Article by Sean Finnan: “Can you see me?” says Mark Linnane, over Zoom, as he walks around a plastic structure on the floor of an office at Maynooth University. “That gives you some sense of the size of it. It’s 3.5 metres by 2.”
Linnane trails his laptop’s webcam over the surface of the off-white 3D model, giving a birds-eye view of tens of thousands of tiny buildings, the trails of roads and the clear pathway of the Liffey.
This replica of the heart of the city from Phoenix Park to Dublin Port was created to scale by the university’s Building City Dashboards team, using data from the Ordnance Survey Ireland.
In the five years since they started to grapple with the question of how to present data about the city in an engaging and accessible way, the team has experimented with virtual reality, and augmented reality – and most recently, with this new form of mapping, which blends the lego-like miniature of Dublin’s centre with changeable data projected on.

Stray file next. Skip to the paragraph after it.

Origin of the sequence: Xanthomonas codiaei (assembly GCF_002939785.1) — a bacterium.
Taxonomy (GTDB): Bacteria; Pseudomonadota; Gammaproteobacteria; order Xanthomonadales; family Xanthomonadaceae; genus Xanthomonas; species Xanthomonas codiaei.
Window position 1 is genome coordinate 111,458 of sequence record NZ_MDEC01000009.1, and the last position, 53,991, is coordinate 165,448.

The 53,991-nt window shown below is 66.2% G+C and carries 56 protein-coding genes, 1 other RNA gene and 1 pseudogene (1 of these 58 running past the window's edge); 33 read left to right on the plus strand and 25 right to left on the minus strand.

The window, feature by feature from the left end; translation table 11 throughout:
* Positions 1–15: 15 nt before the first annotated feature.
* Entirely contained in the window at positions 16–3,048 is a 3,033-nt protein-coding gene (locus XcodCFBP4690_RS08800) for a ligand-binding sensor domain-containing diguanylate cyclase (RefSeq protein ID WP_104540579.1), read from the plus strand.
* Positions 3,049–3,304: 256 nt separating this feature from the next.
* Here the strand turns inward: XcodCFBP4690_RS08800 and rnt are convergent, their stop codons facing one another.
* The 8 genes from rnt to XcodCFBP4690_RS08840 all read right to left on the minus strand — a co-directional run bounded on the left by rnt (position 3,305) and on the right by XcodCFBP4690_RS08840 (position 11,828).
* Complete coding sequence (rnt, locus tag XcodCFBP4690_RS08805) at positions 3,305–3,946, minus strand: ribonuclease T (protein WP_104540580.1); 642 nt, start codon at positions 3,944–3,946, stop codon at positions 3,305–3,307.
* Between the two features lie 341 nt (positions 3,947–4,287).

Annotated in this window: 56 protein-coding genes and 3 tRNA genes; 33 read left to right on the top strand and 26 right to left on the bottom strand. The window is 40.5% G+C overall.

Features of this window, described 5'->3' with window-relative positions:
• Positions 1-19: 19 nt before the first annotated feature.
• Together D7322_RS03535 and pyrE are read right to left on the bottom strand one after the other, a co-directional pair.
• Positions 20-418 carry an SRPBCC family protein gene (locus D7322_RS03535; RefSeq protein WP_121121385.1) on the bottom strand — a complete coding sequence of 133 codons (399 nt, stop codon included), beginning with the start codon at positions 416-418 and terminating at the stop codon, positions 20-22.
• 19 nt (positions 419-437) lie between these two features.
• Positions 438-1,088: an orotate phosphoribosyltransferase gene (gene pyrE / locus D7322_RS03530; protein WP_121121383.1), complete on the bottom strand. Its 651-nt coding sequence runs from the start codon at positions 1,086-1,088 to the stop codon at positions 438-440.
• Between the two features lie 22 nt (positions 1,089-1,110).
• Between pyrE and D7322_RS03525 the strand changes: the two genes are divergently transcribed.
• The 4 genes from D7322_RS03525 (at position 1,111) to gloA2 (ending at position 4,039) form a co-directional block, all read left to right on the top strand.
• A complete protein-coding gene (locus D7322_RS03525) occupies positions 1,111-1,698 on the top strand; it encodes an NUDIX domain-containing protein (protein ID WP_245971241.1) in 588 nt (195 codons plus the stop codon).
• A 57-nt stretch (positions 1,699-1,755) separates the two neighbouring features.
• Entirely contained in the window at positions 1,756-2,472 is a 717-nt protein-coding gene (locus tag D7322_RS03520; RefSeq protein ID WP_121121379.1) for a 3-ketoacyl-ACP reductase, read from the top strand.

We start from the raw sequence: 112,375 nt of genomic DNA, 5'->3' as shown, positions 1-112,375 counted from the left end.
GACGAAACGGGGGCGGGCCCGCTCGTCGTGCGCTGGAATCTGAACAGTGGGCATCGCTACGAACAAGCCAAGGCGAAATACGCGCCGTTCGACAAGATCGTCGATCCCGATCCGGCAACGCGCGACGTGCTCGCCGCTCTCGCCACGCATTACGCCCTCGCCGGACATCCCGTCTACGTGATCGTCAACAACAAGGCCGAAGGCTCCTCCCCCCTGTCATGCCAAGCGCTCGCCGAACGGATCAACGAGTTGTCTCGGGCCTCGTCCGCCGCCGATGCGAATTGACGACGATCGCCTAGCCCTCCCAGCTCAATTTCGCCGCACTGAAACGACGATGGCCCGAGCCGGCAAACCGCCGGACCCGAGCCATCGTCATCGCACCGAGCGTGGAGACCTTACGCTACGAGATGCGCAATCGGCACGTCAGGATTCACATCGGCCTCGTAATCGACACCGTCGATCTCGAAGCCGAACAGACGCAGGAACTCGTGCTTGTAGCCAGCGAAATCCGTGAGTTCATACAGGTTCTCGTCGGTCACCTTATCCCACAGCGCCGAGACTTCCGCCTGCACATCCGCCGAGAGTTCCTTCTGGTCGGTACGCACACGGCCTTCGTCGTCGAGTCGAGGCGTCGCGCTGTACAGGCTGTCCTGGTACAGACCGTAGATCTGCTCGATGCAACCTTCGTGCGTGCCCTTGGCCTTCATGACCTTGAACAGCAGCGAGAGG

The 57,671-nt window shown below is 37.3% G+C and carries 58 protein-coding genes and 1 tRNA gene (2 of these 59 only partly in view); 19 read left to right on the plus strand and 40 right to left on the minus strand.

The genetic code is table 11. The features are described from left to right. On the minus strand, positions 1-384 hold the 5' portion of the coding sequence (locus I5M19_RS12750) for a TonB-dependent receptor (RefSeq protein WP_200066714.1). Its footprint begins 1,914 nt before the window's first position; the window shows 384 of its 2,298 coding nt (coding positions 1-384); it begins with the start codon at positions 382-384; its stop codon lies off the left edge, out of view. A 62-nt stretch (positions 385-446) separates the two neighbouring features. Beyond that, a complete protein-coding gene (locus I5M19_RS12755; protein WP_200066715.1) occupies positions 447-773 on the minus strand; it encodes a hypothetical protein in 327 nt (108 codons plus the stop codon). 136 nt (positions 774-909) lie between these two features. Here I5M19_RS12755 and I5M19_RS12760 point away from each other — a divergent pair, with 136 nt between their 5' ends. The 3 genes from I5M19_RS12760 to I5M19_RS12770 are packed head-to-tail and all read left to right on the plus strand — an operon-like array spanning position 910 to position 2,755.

This could really come into its own as a public exhibit if they start to tell meaningful data-driven and empirical stories, says Linnane, a digital exhibition developer at Maynooth University.
Stories that are “relevant in terms of the everyday daily lives of people who will be coming to see it”, he says.
Layers of Meaning
Getting the projector that throws the visualisations onto the model to work right was Linnane’s job, he says.
He had to mesh the Ordnance Survey data with others that showed building heights for example. “Every single building down to the sheds in someone’s garden have a unique identifier,” says Linnane.
Projectors are built to project onto flat surfaces and not 3D models so that had to be finessed, too, he says. “Every step on the way was a new development. There wasn’t really a process there before.”
The printed 3D model shows 7km by 4km of Dublin and 122,355 structures, says Linnane. That includes bigger buildings but also small outbuildings, railway platforms, public toilets and glasshouses – all mocked up and serving as a canvas for a kaleidoscope of data.
“We’re just projecting data on to it and seeing what’s going on with that,” says Rob Kitchin, principal investigator at Maynooth University’s Programmable City project….(More)”